In the business world terms “progress” and “performance” often are used interchangeably. You might hear a dialog like this:
- John: We need to measure the performance of our employees?
- Mary: How we are going to do this?
- John: Well, let’s track their progress with the current tasks.
Merriam-Webster dictionary gives us these definitions (I’m taking business context only):
- Progress: the process of improving or developing something over a period of time.
- Performance: a: the execution of an action; b: something accomplished.
BusinessDictionary.com is more precise in the business context:
- Performance: The accomplishment of a given task measured against preset known standards of accuracy.
So, what’s the difference? When we are talking about achieving certain market share, do we talk about a company’s progress or its performance?
- On the one hand, if the market share was increased over a period of a quarter, then according to the definition it is progress;
- On the other hand, a company’s market share compared to some historical data also is an indicator of a company’s performance!
Performance can exist without progress:
- A company’s sales team might have a high performance closing 20 deals per week, but compared to the last year they have not made any progress.
Progress can exist without performance:
- Take any preparation stage of any project. According to the project management software there is some progress, but the performance is still zero, as no tangible results were produced yet.
My point is that both performance and progress help us to execute business strategy better, and sometimes it is necessary to understand what exactly stands behind these words in the particular context. Otherwise, we are at risk of making wrong decisions. Let me illustrate this idea with some examples.
We made some progress, but our performance is still in the red zone
When managing some project one might face a situation when performance figures are on the big scale and they don’t permit effective micro management. Let’s take “First call resolution rate, %” as an example:
- Current rate: 40%
- Industry best practice rate: 80%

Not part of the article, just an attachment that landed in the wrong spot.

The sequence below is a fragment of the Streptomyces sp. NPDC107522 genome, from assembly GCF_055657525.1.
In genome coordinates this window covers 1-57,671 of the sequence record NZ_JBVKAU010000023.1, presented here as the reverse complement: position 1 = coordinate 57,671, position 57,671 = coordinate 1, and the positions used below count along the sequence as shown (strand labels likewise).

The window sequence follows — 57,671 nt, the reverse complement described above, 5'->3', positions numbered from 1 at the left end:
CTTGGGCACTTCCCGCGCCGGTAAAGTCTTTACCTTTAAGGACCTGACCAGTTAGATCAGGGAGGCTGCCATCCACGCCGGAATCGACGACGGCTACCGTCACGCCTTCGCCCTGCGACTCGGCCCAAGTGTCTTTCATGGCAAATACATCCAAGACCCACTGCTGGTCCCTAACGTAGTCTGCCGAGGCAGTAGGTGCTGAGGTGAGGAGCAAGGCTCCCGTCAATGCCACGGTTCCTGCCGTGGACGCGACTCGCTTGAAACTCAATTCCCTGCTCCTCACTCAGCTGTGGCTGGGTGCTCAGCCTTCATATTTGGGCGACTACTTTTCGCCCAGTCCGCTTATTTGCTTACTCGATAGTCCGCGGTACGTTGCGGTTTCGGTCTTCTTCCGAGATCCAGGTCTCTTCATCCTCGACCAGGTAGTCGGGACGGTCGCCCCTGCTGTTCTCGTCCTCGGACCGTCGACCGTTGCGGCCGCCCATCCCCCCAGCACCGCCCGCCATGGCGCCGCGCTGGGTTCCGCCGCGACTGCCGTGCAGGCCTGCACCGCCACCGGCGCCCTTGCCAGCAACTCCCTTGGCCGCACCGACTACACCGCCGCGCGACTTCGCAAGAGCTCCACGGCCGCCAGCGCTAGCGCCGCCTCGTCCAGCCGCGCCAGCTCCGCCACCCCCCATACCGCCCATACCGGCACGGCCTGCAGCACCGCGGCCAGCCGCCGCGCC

It is obvious that the situation cannot be changed in a day, company’s team need to pass some training, some additional software need to be implemented, typical clients’ problems need to be analyzed, etc. It is a good idea to plan the whole improvement project for 3-4 months. Our target value for the next month is not 80%, but let’s say 55%!
The management is checking the data in the next month:
- Baseline: 40%
- Current rate: 50%
- Industry best practice rate: 80%
The problem with reporting
I took this screenshot from BSC Designer software. You can see the contradictory situation:
- On the one hand the performance measured on 40..80 scale is 25% and it is still low, so someone might decide that the action plan does not work;
- On the other hand the progress measured on a 40…55 scale is 66.67%, company’s team shows some serious progress (moving from 40% to 50% first call resolution rate), and the only thing they need is more time to introduce the changes to the rest of the company.
How will this situation look on the company’s scorecard?
- If reporting according to the progress: management did a great job!
- If reporting according to the performance: company is still doing badly!
What is the best practice in this case?
- Measure both – progress and performance.
Progress- or performance- based payment
Let’s take another example – “progress based payment” and “performance based payment.”
- In the first case the payment depends on the progress made. A copywriter might create some dummy text as he gets paid according to the number of words (good for copywriter, bad for the business).
- In the second case the payment depends on the performance (achievements of the certain quality standards). A copywriter gets paid only when his text is engaging and keeps people on the website.
What’s the best case scenario? Track the progress (the number of words written by the date), but certainly focus on the performance (the job done according to the highest quality standards). If this sounds like some obvious idea then think about this in the context of rewards.
Progress and Performance in BSC Designer
BSC Designer is a performance management software, people use the software for reporting purposes. That’s why we have to take the difference between of “progress” and “performance” into account.
On the “KPIs” tab in BSC Designer we have both – progress and performance columns.
- BSC Designer calculates performance using min, max, and current value.
- BSC Designer calculates progress using baseline, target, and current value.
If you are looking for more specific details about how to calculate performance and progress then check out this article.